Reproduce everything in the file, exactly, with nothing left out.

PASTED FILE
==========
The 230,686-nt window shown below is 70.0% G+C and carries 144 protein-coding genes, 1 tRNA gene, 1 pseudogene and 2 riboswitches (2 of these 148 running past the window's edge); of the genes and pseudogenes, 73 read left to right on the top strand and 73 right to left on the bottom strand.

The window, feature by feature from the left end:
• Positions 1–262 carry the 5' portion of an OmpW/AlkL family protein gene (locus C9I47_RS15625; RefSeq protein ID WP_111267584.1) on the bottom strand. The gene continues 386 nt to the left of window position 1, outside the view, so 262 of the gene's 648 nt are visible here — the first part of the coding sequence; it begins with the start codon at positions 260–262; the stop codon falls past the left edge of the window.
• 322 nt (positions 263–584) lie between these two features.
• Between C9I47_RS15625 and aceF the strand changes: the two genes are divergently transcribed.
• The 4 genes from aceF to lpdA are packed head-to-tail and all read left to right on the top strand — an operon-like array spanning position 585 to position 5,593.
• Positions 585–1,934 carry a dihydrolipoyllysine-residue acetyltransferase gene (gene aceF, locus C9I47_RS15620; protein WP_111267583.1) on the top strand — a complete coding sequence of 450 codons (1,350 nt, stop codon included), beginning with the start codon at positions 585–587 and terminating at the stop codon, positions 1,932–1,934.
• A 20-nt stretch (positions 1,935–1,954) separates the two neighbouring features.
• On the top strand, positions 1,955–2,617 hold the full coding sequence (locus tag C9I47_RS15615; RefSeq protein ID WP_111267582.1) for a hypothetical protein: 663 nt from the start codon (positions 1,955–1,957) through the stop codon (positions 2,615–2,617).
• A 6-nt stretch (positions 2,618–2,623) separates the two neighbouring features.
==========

The 230,686-nt window shown below is 70.0% G+C and carries 144 protein-coding genes, 1 tRNA gene, 1 pseudogene and 2 riboswitches (2 of these 148 running past the window's edge); of the genes and pseudogenes, 73 read left to right on the top strand and 73 right to left on the bottom strand.

The window, feature by feature from the left end:
• Positions 1–262 carry the 5' portion of an OmpW/AlkL family protein gene (locus C9I47_RS15625; RefSeq protein ID WP_111267584.1) on the bottom strand. The gene continues 386 nt to the left of window position 1, outside the view, so 262 of the gene's 648 nt are visible here — the first part of the coding sequence; it begins with the start codon at positions 260–262; the stop codon falls past the left edge of the window.
• 322 nt (positions 263–584) lie between these two features.
• Between C9I47_RS15625 and aceF the strand changes: the two genes are divergently transcribed.
• The 4 genes from aceF to lpdA are packed head-to-tail and all read left to right on the top strand — an operon-like array spanning position 585 to position 5,593.
• Positions 585–1,934 carry a dihydrolipoyllysine-residue acetyltransferase gene (gene aceF, locus C9I47_RS15620; protein WP_111267583.1) on the top strand — a complete coding sequence of 450 codons (1,350 nt, stop codon included), beginning with the start codon at positions 585–587 and terminating at the stop codon, positions 1,932–1,934.
• A 20-nt stretch (positions 1,935–1,954) separates the two neighbouring features.
• On the top strand, positions 1,955–2,617 hold the full coding sequence (locus tag C9I47_RS15615; RefSeq protein ID WP_111267582.1) for a hypothetical protein: 663 nt from the start codon (positions 1,955–1,957) through the stop codon (positions 2,615–2,617).
• A 6-nt stretch (positions 2,618–2,623) separates the two neighbouring features.